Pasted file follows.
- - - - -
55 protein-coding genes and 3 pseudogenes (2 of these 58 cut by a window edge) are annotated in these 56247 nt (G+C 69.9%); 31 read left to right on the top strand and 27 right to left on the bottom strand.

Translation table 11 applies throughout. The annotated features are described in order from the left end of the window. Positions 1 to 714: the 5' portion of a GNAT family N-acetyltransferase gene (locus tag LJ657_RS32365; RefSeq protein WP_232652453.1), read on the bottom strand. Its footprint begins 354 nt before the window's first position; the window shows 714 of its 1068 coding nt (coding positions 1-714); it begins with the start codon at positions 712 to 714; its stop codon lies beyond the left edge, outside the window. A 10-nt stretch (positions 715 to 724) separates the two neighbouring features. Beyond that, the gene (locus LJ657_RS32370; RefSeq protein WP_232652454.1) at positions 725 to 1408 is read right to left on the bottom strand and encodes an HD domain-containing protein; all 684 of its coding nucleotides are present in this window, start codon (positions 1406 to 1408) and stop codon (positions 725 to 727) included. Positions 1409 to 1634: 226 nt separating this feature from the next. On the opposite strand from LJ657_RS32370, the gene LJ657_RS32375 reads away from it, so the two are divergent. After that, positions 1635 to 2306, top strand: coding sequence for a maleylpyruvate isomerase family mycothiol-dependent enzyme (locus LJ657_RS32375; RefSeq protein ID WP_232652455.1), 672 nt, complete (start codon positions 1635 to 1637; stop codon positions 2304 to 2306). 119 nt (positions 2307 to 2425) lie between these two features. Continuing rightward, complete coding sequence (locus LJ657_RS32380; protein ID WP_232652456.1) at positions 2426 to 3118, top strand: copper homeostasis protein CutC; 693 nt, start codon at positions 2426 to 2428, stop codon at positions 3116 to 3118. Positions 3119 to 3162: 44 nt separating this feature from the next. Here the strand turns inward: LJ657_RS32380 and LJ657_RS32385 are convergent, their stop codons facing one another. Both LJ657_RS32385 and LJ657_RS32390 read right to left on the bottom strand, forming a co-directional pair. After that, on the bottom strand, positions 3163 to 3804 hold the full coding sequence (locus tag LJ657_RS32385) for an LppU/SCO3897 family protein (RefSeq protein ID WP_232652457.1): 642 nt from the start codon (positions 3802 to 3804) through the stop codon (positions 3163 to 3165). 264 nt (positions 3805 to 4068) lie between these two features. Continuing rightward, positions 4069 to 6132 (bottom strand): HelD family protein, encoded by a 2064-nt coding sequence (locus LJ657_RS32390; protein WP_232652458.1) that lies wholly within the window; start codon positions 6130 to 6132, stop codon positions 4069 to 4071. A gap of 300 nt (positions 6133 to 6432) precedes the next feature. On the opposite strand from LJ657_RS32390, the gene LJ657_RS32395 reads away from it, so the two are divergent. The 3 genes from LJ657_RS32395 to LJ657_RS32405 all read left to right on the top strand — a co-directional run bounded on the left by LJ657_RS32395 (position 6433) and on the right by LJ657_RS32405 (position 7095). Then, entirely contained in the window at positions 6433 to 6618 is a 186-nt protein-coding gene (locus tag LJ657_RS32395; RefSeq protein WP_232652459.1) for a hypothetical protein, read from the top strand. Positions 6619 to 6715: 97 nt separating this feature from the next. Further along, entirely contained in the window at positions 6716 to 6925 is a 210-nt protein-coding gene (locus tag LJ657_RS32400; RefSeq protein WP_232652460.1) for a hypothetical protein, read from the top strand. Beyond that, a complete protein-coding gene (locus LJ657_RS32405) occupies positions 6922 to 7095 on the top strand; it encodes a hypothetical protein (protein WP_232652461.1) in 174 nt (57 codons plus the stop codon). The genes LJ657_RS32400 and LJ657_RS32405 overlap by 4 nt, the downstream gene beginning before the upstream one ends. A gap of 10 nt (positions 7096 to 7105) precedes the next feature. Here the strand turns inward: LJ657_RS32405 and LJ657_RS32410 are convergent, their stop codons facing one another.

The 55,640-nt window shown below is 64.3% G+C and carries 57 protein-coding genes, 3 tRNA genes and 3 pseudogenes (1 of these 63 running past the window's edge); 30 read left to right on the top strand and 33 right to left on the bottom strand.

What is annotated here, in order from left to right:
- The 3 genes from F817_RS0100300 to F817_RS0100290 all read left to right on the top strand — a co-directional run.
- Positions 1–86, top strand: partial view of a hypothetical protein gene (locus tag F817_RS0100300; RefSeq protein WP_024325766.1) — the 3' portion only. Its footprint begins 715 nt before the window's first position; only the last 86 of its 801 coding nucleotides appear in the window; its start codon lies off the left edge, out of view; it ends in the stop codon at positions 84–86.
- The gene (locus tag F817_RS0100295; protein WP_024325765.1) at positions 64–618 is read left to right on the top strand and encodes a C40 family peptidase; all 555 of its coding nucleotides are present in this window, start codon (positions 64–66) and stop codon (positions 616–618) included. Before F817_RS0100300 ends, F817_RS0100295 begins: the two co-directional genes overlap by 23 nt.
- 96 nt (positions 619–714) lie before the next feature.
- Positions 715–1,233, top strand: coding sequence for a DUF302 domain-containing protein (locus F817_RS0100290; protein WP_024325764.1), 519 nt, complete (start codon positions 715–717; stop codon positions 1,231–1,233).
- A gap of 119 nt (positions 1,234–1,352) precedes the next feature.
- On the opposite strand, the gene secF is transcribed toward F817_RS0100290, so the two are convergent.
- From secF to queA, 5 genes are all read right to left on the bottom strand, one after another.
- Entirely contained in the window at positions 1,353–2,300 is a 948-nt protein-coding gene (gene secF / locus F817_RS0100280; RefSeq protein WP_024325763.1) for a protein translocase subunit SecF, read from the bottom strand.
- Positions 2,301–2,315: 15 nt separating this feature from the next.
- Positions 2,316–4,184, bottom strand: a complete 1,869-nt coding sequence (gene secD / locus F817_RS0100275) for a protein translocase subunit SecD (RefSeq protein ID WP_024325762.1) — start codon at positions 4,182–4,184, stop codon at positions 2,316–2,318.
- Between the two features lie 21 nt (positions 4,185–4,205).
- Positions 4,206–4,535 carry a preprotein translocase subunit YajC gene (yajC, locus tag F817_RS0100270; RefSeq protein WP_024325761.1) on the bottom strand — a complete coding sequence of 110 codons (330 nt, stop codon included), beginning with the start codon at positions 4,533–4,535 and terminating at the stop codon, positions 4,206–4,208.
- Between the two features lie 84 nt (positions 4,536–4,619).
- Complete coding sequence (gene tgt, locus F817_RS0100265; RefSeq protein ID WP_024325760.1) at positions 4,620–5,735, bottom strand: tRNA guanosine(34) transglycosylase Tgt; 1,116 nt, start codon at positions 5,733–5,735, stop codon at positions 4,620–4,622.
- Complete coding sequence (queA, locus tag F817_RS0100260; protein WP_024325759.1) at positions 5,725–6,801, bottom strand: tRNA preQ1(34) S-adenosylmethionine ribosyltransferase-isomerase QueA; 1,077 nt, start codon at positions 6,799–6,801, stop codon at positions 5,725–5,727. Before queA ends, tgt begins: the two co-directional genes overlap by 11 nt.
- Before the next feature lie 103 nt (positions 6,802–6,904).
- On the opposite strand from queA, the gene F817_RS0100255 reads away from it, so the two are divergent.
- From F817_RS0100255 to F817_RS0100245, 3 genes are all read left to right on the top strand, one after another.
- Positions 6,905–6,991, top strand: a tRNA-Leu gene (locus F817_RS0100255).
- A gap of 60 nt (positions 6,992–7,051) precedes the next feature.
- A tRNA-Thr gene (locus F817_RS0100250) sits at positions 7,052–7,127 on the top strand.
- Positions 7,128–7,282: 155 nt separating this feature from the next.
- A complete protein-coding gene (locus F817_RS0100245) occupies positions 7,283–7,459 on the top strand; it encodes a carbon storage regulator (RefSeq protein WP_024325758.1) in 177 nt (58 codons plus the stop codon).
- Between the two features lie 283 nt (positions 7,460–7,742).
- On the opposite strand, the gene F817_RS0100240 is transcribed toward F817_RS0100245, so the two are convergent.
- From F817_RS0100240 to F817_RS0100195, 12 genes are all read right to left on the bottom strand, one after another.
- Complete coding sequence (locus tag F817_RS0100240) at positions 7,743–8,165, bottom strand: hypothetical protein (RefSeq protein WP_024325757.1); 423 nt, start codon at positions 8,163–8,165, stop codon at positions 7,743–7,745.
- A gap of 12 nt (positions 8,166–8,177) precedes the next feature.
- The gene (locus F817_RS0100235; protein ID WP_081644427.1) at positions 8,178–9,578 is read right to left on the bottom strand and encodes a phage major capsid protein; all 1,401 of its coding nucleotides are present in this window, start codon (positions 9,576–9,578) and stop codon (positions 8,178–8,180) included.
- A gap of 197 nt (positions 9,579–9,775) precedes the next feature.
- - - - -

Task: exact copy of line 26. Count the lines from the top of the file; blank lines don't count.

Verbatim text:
- A tRNA-Thr gene (locus F817_RS0100250) sits at positions 7,052–7,127 on the top strand.